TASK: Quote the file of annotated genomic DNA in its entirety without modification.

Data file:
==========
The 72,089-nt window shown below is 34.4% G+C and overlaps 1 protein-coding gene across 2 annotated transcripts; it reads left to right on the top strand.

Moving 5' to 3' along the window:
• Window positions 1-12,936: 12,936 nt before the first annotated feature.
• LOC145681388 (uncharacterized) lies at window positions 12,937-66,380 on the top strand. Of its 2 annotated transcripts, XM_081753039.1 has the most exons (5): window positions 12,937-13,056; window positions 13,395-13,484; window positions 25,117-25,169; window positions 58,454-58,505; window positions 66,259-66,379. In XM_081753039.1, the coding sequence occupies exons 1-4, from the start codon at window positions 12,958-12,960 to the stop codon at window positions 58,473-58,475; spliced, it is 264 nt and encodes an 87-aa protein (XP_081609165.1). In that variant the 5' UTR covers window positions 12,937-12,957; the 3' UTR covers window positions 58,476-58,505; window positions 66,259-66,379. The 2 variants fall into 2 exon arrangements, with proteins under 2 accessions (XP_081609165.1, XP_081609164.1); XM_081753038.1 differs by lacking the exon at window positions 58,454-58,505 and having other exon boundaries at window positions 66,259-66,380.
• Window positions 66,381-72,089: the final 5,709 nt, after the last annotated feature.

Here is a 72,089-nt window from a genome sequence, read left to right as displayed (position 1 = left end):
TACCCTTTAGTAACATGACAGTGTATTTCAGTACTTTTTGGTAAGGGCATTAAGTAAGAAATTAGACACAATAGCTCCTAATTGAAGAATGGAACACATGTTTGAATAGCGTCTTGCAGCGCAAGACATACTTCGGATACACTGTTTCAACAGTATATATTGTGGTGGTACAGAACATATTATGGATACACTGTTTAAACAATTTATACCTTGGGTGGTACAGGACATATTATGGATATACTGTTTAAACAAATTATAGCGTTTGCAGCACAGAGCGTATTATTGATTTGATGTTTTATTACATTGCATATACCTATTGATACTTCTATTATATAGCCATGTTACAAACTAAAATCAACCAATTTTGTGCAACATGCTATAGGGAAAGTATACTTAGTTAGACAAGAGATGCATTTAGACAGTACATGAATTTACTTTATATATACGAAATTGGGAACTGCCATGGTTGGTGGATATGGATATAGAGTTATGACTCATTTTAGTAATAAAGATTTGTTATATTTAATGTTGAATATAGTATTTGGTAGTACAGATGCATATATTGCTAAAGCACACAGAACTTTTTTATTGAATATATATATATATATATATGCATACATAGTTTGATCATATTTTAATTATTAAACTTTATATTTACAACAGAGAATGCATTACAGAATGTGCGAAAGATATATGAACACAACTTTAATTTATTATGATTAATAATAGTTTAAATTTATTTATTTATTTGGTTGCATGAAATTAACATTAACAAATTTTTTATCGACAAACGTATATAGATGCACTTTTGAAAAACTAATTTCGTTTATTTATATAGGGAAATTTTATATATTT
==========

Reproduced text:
The 72,089-nt window shown below is 34.4% G+C and overlaps 1 protein-coding gene across 2 annotated transcripts; it reads left to right on the top strand.

Moving 5' to 3' along the window:
• Window positions 1-12,936: 12,936 nt before the first annotated feature.
• LOC145681388 (uncharacterized) lies at window positions 12,937-66,380 on the top strand. Of its 2 annotated transcripts, XM_081753039.1 has the most exons (5): window positions 12,937-13,056; window positions 13,395-13,484; window positions 25,117-25,169; window positions 58,454-58,505; window positions 66,259-66,379. In XM_081753039.1, the coding sequence occupies exons 1-4, from the start codon at window positions 12,958-12,960 to the stop codon at window positions 58,473-58,475; spliced, it is 264 nt and encodes an 87-aa protein (XP_081609165.1). In that variant the 5' UTR covers window positions 12,937-12,957; the 3' UTR covers window positions 58,476-58,505; window positions 66,259-66,379. The 2 variants fall into 2 exon arrangements, with proteins under 2 accessions (XP_081609165.1, XP_081609164.1); XM_081753038.1 differs by lacking the exon at window positions 58,454-58,505 and having other exon boundaries at window positions 66,259-66,380.
• Window positions 66,381-72,089: the final 5,709 nt, after the last annotated feature.

Here is a 72,089-nt window from a genome sequence, read left to right as displayed (position 1 = left end):
TACCCTTTAGTAACATGACAGTGTATTTCAGTACTTTTTGGTAAGGGCATTAAGTAAGAAATTAGACACAATAGCTCCTAATTGAAGAATGGAACACATGTTTGAATAGCGTCTTGCAGCGCAAGACATACTTCGGATACACTGTTTCAACAGTATATATTGTGGTGGTACAGAACATATTATGGATACACTGTTTAAACAATTTATACCTTGGGTGGTACAGGACATATTATGGATATACTGTTTAAACAAATTATAGCGTTTGCAGCACAGAGCGTATTATTGATTTGATGTTTTATTACATTGCATATACCTATTGATACTTCTATTATATAGCCATGTTACAAACTAAAATCAACCAATTTTGTGCAACATGCTATAGGGAAAGTATACTTAGTTAGACAAGAGATGCATTTAGACAGTACATGAATTTACTTTATATATACGAAATTGGGAACTGCCATGGTTGGTGGATATGGATATAGAGTTATGACTCATTTTAGTAATAAAGATTTGTTATATTTAATGTTGAATATAGTATTTGGTAGTACAGATGCATATATTGCTAAAGCACACAGAACTTTTTTATTGAATATATATATATATATATATGCATACATAGTTTGATCATATTTTAATTATTAAACTTTATATTTACAACAGAGAATGCATTACAGAATGTGCGAAAGATATATGAACACAACTTTAATTTATTATGATTAATAATAGTTTAAATTTATTTATTTATTTGGTTGCATGAAATTAACATTAACAAATTTTTTATCGACAAACGTATATAGATGCACTTTTGAAAAACTAATTTCGTTTATTTATATAGGGAAATTTTATATATTT